if __name__ == "__main__":
main(sys.argv[1:])


The ultimate goal is to turn this into a python library, so that a short script can import the library and then use a few lines to do some drawing.

The project can be found on github here.

### The code in this answer is not tested and is only there as a guide

"A badly constructed object is not better than using globals." – me

def circle_radius_from_circumference(circ):
return circ / math.tau



How to make an object out of that ?

class Circle:
@staticmethod
return circ / math.tau

@staticmethod



Sure we did it, but what's the point, we don't code Java here, we do Python. A class is as way to organise data, not functions.

class Circle:
# feel free to add appropriate checks, this is just an example
self._r = radius if circ is None else circ / math.tau

# if you're a great programmer, you can make the following method properties.

return self._r

def circumference(self):
return self._r * math.tau



Why is that useful ? Because you can add methods and data and it scales.

Why should you care ? Because it relates to how your code is constructed. Your code is like the first example, and you don't want to be in the second example. And the third example has too little use to be in a class, but consider the following:

class Color(tuple):  # an example of an immutable object

def __new__(cls, r, g, b, a=1):
return (r, g, b, a)

r = property(lambda self: self[0])
g = property(lambda self: self[1])
b = property(lambda self: self[2])
a = property(lambda self: self[3])

def darker(self, v=10):
return Color(*[max(i-v, 0) for i in self[:3]], self.a)

def with_alpha(self, a):
return Color(*self[:3], a)

# Imagine all the great methods you could add

Color.WHITE = Color(1, 1, 1)
Color.RED = Color(1, 0, 0)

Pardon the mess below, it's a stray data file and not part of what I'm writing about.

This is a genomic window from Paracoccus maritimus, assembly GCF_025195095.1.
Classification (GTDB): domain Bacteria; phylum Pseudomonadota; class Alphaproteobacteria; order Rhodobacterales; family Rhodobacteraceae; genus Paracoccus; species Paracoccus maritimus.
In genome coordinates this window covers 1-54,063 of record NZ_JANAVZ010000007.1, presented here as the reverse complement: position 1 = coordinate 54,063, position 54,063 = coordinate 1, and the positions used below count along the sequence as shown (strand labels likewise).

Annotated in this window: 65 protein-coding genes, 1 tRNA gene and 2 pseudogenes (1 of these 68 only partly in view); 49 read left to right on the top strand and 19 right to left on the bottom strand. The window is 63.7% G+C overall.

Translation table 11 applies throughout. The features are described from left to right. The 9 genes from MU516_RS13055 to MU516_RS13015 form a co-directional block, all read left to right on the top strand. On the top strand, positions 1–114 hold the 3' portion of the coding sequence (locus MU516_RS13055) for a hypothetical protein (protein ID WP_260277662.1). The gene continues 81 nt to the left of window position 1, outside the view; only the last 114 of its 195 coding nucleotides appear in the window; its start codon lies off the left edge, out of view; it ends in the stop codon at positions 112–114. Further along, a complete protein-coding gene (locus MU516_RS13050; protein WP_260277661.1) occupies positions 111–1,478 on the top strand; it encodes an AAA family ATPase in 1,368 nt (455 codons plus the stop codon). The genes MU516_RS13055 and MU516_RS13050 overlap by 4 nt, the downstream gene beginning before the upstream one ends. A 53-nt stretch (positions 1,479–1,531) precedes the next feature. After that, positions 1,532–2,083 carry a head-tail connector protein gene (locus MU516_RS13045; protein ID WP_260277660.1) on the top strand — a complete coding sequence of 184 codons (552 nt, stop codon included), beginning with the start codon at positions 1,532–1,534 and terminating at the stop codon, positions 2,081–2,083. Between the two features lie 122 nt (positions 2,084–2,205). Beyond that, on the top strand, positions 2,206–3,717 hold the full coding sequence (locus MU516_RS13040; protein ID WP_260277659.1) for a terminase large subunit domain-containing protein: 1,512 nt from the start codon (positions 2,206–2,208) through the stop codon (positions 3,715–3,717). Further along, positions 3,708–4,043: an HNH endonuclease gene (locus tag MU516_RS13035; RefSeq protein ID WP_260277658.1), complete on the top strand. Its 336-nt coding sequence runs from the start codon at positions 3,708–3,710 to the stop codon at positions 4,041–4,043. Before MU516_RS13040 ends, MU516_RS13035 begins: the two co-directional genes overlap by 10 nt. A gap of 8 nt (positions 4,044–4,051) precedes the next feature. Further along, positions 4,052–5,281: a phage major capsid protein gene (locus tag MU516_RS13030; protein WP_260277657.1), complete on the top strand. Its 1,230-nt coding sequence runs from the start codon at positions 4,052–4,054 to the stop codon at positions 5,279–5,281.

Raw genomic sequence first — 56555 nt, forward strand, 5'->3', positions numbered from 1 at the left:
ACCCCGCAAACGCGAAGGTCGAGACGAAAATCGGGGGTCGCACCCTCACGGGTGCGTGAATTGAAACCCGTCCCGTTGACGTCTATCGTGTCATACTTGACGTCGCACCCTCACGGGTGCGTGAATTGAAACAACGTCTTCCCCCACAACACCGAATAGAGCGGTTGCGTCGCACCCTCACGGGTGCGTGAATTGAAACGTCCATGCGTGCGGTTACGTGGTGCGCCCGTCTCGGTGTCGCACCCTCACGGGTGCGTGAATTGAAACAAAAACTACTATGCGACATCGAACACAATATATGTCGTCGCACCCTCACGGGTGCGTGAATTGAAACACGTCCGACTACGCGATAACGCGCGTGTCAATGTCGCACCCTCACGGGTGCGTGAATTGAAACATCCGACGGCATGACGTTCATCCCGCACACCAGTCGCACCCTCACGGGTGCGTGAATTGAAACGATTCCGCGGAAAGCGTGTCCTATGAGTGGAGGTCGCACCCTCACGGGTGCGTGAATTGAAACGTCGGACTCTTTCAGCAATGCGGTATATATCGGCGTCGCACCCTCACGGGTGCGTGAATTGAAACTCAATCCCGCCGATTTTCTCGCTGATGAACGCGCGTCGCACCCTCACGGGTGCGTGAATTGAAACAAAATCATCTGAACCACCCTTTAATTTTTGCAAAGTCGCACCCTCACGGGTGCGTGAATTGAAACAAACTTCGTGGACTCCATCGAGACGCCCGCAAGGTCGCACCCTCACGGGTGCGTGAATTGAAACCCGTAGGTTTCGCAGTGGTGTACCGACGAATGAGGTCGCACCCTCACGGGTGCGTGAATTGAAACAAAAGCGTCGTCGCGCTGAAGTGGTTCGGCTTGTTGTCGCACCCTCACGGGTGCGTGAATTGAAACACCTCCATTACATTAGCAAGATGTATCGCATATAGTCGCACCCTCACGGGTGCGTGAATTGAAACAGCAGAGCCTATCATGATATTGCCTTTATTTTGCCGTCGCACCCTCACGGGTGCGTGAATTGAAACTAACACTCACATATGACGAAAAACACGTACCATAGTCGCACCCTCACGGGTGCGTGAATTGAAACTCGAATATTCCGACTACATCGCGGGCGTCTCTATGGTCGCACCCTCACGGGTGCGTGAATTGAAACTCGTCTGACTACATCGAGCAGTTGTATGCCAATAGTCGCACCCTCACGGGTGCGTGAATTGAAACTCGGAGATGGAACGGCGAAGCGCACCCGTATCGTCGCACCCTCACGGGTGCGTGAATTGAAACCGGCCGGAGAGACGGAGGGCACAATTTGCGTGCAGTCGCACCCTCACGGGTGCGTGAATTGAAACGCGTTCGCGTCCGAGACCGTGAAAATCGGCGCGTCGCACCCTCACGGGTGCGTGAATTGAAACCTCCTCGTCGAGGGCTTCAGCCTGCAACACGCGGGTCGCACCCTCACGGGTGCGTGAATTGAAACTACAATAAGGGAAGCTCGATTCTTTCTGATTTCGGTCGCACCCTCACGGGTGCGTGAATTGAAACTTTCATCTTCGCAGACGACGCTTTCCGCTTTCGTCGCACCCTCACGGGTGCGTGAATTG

Color.BLUE = Color(0, 0, 1)
Color.GREEN = Color(0, 1, 0)
Color.BLACK = Color(0, 0, 0)

1. Here, color is an immutable.
2. You don't pollute globals with constants.
3. You can pass the object around as a single object
4. You can apply methods on color instances
class Canvas:
def __init__(self, pageSize=[[0., 0.], [595.28, 841.88]]):
self.writeFilename = os.path.expanduser("~/Desktop/Test.pdf")
writeContext = Quartz.CGPDFContextCreateWithURL(
CFURLCreateFromFileSystemRepresentation(
kCFAllocatorDefault,
self.writeFilename,
len(self.writeFilename),
False
),
pageSize,
None
)
Quartz.CGContextBeginPae(writeContext, pageSize)
self.shapes = set()

def redraw(self):
for shape in self.shapes:
shape.draw()

class Shape:
def __init__(self, canvas=Canvas()):
self.canvas = canvas

class Rectangle(Shape):
def __init__(self, x, y, width, height, color):
super().__init__()
self.pos = x, y
self.shape = width, height
self.color = color
self.canvas.redraw()

def draw(self):
Quartz.CGContextSetRGBFillColor(self.canvas.writeContext, *self.color)
Quartz.CGContextFillRect(
self.canvas.writeContext, Quartz.CGRectMake(*self.pos, *self.shape))

class Circle(Shape):
def __init__(self, ...):
super().__init__()
...
self.canvas.redraw()

def draw(self):
...


The example above can be used like this.

Rectangle(100, 100, 400, 50, Color.RED.with_alpha(0.75))
Rectangle(100, 700, 400, 50, Color.GREEN.with_alpha(0.75))



But the shape class is kind of dirty in the way it implicitly creates a canvas and redraws.

class Canvas:
def __init__(self, pageSize=[[0., 0.], [595.28, 841.88]]):
self.writeFilename = os.path.expanduser("~/Desktop/Test.pdf")
writeContext = Quartz.CGPDFContextCreateWithURL(
CFURLCreateFromFileSystemRepresentation(
kCFAllocatorDefault,
self.writeFilename,
len(self.writeFilename),
False
),
pageSize,
None
)
Quartz.CGContextBeginPae(writeContext, pageSize)
self.shapes = set()

def redraw(self):
for shape in self.shapes:
shape.draw()

for shape in shapes: